“So all the Ducati executives looked at each other, and said, this guy is crazy – some of them meant Seurat, and some of them meant me! That was when they invented the story of how everybody said, oh, where is the bodywork, this looks like a Monster bike – but nothing happened like that. On the contrary it was, like, what do we do with this weird thing – only Seurat understood what it was, and pushed hard for the bike. But Claudio got it completely – he had a fantastic appreciation of what his customers wanted. He’d stop by 2-3 times a week to look at what we were doing, and to sit down and discuss it with us, and throw out new ideas. That’s why I spent almost 19 years with him – we always had such great discussions. He understood design very well, and we’d bounce ideas off each other. We had big arguments sometimes – but that was all part of being so passionate about it, and that’s what drove the creative process we had in Cagiva.”
“I love riding motorcycles, and I’m very lucky to make my passion my job. I like to make bikes for myself – but that’s not the same as doing them for other people. It’s a different philosophy. There are some aspects of the Monsters which make them very successful, especially the ergonomics. For the first bike we needed a lower seat, because at that time most of the Street Enduros were getting higher and higher. But Claudio insisted we needed a bike that women could also ride – he was a visionary, because back then 25 years ago nobody thought of women in designing a bike, except him. At the time it didn’t seem to make any sense – but his ability to go there where nobody else did, to look at something in a way nobody else could, was why I think the Cagiva Group was always so successful, first with Ducati, then later with MV Agusta. Because their bikes told the market what to do, which is a gift that came primarily from the boss.”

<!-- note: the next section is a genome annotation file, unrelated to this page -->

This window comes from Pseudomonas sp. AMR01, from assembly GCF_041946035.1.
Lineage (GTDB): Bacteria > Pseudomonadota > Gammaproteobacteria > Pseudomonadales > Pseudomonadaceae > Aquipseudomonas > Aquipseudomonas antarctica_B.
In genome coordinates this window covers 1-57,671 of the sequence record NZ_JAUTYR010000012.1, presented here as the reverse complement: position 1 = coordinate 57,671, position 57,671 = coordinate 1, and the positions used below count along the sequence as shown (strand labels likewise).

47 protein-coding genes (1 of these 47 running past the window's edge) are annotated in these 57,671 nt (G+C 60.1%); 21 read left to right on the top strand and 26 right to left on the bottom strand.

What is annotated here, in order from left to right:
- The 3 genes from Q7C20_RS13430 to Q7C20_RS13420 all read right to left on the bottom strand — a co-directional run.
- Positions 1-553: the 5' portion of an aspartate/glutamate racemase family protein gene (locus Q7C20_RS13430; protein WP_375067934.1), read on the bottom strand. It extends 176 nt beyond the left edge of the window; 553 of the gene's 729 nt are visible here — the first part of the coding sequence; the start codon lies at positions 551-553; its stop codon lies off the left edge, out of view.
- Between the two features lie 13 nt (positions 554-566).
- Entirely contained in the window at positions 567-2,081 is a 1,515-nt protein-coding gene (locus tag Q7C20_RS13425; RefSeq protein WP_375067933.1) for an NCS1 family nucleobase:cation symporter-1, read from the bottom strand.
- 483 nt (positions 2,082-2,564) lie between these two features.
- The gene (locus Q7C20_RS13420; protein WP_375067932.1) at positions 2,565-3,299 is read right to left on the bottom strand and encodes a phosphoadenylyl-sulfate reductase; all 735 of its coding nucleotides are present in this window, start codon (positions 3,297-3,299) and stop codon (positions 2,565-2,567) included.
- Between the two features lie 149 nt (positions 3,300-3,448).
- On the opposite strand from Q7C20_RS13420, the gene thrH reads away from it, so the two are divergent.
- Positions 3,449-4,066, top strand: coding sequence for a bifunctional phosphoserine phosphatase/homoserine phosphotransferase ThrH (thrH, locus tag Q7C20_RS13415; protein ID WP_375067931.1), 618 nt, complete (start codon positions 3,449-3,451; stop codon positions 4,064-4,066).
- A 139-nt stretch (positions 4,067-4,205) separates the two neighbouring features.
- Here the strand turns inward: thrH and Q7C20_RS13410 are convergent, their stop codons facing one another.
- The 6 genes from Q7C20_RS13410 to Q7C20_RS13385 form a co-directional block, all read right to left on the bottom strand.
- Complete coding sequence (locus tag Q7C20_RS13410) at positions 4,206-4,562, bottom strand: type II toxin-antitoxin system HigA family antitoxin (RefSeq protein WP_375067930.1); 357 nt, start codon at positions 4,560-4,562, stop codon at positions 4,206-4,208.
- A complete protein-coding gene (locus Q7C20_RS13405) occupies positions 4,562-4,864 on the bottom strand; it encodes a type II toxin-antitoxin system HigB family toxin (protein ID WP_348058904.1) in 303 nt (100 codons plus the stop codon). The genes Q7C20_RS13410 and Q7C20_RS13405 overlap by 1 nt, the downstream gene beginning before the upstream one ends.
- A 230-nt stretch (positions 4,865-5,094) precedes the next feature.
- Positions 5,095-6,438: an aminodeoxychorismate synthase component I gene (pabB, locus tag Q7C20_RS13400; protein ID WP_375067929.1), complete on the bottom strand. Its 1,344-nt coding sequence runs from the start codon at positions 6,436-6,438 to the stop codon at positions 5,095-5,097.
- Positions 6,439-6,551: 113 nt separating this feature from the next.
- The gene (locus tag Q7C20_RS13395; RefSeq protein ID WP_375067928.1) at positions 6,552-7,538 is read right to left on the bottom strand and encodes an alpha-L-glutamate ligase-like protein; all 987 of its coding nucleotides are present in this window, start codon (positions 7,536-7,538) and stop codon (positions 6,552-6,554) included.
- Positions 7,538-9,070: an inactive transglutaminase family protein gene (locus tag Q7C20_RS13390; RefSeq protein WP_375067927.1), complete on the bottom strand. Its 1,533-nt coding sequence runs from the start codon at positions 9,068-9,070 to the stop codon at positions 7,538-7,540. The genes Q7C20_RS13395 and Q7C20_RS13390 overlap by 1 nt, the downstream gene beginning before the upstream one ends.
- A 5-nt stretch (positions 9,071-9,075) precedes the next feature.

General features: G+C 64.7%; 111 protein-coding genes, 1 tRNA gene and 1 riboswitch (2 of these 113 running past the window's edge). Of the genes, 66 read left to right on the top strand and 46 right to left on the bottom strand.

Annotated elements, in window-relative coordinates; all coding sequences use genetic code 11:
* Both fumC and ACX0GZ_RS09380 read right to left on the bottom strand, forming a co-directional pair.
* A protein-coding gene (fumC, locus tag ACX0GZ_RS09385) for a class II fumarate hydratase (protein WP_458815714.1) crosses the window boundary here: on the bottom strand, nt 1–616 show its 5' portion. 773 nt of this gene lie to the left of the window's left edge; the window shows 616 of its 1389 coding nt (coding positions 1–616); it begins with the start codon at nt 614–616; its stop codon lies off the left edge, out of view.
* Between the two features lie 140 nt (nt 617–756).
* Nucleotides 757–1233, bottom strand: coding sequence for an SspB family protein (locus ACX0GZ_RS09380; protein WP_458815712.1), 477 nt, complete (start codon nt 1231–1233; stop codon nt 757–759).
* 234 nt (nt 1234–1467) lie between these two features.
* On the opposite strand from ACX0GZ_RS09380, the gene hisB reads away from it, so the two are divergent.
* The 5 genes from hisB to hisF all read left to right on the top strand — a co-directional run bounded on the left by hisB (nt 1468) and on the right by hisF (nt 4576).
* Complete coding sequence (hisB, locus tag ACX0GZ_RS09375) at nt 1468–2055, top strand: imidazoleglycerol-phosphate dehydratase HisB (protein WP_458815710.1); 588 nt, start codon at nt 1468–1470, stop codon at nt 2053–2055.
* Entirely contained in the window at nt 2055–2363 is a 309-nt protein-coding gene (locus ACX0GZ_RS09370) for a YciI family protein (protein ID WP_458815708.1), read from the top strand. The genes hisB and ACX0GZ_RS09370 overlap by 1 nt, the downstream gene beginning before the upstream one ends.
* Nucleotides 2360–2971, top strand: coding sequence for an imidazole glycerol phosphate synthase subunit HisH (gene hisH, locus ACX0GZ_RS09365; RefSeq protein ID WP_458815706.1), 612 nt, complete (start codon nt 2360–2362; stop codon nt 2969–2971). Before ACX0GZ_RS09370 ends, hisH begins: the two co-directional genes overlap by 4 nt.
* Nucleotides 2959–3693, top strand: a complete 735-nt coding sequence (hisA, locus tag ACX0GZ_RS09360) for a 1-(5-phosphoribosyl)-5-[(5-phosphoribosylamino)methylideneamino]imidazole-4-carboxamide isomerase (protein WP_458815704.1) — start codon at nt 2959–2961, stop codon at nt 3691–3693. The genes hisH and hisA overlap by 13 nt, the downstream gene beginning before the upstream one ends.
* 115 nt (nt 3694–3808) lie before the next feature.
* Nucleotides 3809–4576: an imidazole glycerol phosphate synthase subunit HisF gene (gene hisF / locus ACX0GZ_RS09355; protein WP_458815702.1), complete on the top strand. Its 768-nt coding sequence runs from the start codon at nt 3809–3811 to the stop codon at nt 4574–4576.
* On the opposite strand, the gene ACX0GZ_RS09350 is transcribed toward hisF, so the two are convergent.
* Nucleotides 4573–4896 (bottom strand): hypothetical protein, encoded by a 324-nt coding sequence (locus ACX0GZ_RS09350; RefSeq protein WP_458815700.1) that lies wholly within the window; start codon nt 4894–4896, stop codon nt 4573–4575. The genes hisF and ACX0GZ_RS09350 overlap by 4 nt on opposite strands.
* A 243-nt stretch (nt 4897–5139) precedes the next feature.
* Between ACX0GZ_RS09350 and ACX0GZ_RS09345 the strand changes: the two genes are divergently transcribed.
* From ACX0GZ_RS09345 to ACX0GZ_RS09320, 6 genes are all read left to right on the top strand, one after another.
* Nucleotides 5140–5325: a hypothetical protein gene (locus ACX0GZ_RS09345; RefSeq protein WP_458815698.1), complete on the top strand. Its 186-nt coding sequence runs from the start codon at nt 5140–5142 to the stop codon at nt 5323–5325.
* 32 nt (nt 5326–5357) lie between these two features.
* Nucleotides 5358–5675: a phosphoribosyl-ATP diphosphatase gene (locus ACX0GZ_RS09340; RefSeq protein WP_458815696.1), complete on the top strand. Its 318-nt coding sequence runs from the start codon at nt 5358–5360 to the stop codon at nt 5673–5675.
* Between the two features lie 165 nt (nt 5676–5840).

“Claudio’s ability to go there where nobody else did, to look at something in a way nobody else could, was why I think the Cagiva Group was always so successful” -Galluzzi